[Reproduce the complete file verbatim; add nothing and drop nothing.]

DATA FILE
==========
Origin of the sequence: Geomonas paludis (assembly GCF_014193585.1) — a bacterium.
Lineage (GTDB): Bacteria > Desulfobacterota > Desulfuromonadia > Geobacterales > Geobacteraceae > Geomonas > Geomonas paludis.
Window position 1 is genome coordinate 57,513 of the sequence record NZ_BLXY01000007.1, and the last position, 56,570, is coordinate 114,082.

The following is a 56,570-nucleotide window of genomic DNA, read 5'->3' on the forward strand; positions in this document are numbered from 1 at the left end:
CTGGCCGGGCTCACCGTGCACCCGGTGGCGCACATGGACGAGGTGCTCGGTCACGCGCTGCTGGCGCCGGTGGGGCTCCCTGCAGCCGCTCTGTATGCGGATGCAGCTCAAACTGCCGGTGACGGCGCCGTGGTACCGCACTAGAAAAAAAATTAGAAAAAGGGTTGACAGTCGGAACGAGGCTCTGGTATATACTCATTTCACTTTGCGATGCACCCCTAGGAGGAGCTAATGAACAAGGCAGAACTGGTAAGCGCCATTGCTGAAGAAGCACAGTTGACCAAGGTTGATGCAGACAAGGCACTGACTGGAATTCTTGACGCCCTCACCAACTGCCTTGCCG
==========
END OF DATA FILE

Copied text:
Origin of the sequence: Geomonas paludis (assembly GCF_014193585.1) — a bacterium.
Lineage (GTDB): Bacteria > Desulfobacterota > Desulfuromonadia > Geobacterales > Geobacteraceae > Geomonas > Geomonas paludis.
Window position 1 is genome coordinate 57,513 of the sequence record NZ_BLXY01000007.1, and the last position, 56,570, is coordinate 114,082.

The following is a 56,570-nucleotide window of genomic DNA, read 5'->3' on the forward strand; positions in this document are numbered from 1 at the left end:
CTGGCCGGGCTCACCGTGCACCCGGTGGCGCACATGGACGAGGTGCTCGGTCACGCGCTGCTGGCGCCGGTGGGGCTCCCTGCAGCCGCTCTGTATGCGGATGCAGCTCAAACTGCCGGTGACGGCGCCGTGGTACCGCACTAGAAAAAAAATTAGAAAAAGGGTTGACAGTCGGAACGAGGCTCTGGTATATACTCATTTCACTTTGCGATGCACCCCTAGGAGGAGCTAATGAACAAGGCAGAACTGGTAAGCGCCATTGCTGAAGAAGCACAGTTGACCAAGGTTGATGCAGACAAGGCACTGACTGGAATTCTTGACGCCCTCACCAACTGCCTTGCCG